(Image source: DARPA)

  • Instant Language Translation

    Imagine a handheld device that can translate any language in real time, like having a translator at your disposal at all times. DARPA's Broad Operational Language Translation (BOLT) program is aiming to do just that. The technology can be deployed on an Android device. An English-speaker can say a phrase and the device can repeat it back in another language, and vice versa. The system currently only works with Iraqi Arabic, but DARPA says it can easily be expanded to others in the future.

    (Image source: DARPA)

  • Matrix-Like Virtual Reality Training

    Soldiers have been using video games, simulations, and even virtual reality (VR) for combat training for over a decade now. However, the U.S. Army Natick Soldier Research, Development and Engineering Center (NSRDEC) wants to take it a step further and immerse soldiers in fully virtual environments. Called the Virtual Dome, NSRDEC's project is a concave, wall-sized VR system that projects a 180-degree horizontal, high resolution virtual field in front of a soldier. The environments can be modeled after real locations and soldiers can use handheld devices to aim a weapon as well as move and look around. It's almost like being immersed in The Matrix, but without the deadly robot overlords.

    The goal is to provide clinicians and researchers a safe, but more realistic way of studying how soldiers behave on the field.In a statement released by NSRDEC, Dr. Caroline Mahoney, team leader for NSRDEC's Cognitive Science and Applications Team, said, "The new VR laboratory will provide the Cognitive Science and Applications Team the ability to conduct research using more operationally relevant scenarios while still maintaining experimental control in our studies … This capability brings our tightly controlled laboratory work one step closer to the field/operationally relevant environment."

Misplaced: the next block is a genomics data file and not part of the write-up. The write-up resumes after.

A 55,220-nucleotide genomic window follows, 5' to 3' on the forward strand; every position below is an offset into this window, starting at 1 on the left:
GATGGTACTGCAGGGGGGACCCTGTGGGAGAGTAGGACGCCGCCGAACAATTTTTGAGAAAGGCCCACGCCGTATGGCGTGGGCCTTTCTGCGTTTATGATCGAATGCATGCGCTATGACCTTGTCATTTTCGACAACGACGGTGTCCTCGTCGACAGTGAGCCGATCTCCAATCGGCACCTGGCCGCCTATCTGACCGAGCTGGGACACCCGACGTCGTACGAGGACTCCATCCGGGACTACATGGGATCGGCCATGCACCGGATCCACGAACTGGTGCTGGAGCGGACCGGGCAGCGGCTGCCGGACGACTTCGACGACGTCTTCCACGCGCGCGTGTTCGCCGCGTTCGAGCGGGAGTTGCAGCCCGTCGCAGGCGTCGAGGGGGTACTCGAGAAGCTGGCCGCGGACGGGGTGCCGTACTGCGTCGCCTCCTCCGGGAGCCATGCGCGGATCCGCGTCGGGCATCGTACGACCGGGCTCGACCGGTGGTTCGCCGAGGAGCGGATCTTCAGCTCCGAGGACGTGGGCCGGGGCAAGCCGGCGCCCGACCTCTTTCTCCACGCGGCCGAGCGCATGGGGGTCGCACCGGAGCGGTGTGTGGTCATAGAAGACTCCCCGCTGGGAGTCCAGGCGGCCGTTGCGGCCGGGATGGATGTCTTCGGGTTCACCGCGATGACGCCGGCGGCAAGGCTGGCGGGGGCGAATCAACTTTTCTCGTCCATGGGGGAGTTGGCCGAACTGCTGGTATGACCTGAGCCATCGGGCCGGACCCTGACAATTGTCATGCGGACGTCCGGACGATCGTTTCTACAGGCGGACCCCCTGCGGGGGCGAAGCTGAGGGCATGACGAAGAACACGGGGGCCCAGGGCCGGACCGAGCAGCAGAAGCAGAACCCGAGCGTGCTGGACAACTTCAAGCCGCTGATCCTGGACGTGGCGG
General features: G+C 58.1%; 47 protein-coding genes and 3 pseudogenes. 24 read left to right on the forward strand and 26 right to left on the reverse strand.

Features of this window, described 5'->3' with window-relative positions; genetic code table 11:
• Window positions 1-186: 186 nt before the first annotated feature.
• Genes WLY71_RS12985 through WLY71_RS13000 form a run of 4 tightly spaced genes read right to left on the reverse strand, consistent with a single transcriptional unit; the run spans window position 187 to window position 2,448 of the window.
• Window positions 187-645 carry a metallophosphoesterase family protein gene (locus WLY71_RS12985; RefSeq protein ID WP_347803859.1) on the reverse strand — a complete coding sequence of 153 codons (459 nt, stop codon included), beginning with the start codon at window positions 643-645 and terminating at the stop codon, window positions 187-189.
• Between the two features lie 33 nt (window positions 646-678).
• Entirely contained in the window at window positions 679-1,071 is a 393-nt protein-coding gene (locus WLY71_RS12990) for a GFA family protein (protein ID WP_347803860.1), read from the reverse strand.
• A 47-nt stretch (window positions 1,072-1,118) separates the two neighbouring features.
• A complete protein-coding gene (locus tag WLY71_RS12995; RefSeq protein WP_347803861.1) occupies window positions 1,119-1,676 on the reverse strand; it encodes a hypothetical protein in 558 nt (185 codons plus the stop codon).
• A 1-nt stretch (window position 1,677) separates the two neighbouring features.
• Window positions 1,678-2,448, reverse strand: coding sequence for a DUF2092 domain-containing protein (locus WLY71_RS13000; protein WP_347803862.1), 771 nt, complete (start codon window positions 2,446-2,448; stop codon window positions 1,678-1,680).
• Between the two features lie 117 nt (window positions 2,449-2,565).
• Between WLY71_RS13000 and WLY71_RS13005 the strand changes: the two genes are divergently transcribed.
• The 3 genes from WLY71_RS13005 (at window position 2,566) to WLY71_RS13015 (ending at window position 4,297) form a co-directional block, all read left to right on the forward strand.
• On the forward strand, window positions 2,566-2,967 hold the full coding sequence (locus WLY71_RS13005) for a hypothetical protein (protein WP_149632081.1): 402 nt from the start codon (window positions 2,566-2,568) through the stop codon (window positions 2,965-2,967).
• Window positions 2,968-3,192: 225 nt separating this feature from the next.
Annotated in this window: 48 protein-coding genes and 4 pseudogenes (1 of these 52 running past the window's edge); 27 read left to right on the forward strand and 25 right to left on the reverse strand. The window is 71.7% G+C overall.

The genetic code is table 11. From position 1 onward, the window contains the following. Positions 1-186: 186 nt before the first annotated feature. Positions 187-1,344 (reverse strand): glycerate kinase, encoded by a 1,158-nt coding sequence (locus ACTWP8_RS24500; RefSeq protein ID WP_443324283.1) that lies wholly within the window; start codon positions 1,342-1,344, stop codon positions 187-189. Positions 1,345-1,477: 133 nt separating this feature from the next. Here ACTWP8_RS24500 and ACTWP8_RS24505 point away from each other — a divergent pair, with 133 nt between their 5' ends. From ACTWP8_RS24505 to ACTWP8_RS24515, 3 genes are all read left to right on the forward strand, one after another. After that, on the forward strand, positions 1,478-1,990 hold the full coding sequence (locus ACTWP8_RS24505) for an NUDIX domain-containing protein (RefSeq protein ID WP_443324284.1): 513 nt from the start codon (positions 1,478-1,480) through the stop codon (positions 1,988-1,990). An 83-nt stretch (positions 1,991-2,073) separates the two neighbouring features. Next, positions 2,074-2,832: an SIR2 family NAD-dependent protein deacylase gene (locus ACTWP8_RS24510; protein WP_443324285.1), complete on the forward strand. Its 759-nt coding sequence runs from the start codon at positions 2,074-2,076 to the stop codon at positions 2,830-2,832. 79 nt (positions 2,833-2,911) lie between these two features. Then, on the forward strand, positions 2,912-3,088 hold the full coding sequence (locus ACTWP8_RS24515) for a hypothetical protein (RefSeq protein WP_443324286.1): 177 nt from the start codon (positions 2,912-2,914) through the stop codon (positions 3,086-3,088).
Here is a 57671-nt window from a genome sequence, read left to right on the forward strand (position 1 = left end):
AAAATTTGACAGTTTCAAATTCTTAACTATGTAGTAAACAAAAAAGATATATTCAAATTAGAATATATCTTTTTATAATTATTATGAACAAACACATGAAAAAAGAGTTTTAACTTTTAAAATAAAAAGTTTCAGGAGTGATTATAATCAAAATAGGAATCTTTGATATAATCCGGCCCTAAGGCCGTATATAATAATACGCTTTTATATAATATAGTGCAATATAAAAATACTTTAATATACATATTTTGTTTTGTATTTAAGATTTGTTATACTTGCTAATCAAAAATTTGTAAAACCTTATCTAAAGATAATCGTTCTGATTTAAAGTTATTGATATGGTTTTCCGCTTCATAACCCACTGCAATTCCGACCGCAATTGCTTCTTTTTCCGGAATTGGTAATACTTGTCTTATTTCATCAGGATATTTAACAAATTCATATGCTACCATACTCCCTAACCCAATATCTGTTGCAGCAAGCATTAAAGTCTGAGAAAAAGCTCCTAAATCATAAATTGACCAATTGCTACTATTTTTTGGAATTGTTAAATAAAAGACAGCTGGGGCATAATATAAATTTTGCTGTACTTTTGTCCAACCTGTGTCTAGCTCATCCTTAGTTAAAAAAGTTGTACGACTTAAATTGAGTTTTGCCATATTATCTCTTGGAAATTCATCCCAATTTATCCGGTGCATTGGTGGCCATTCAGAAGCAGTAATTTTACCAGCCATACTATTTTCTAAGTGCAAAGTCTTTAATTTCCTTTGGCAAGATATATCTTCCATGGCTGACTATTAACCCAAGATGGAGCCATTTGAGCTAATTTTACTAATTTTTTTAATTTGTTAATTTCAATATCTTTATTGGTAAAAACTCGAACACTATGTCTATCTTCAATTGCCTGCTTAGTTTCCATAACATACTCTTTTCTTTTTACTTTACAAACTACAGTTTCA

Future versions of the Virtual Dome will include more input modalities as well as systems to provide multisensory feedback, according to the researchers.

    (Image source: NSRDEC)

  • Next-Level Prosthetics

    Even if you're not an amputee patient, part of you has to be wondering when we'll finally get prosthetics that are as advanced as the ones we see in science fiction. DARPA's Revolutionizing Prosthetics program has been working on the problem since 2006 and has announced some promising developments over the years.